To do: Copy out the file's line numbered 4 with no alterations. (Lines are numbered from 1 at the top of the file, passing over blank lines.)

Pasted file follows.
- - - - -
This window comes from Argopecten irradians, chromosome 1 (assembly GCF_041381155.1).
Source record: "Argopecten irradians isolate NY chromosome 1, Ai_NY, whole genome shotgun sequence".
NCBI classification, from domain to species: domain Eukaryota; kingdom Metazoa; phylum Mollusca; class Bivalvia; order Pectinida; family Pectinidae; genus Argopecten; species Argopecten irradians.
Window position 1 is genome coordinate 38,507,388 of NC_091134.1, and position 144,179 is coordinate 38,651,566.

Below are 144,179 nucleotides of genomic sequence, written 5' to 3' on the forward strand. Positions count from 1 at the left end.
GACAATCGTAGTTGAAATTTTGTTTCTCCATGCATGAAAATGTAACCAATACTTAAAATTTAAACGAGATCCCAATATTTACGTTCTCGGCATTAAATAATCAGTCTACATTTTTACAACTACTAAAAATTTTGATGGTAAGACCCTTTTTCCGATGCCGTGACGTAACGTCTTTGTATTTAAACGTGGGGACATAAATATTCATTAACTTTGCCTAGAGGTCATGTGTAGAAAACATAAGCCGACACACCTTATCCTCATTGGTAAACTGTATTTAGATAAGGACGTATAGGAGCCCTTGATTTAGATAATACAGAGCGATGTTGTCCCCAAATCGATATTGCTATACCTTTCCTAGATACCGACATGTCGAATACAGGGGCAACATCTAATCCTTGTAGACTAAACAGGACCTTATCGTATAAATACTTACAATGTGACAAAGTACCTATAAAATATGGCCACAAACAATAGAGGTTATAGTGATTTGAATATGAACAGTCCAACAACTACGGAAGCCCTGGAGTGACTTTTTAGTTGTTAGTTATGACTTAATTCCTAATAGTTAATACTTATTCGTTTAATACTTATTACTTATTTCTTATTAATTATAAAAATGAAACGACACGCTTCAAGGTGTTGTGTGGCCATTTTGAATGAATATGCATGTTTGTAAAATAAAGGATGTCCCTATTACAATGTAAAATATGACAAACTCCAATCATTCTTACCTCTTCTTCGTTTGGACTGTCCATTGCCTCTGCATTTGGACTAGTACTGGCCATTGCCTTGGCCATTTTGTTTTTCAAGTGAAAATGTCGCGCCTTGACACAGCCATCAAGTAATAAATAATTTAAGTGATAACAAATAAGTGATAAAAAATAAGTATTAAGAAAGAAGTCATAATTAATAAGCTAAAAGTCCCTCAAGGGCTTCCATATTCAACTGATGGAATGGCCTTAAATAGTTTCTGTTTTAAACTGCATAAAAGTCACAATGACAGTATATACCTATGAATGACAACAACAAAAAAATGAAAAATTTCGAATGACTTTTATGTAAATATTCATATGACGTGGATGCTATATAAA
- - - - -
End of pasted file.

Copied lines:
Window position 1 is genome coordinate 38,507,388 of NC_091134.1, and position 144,179 is coordinate 38,651,566.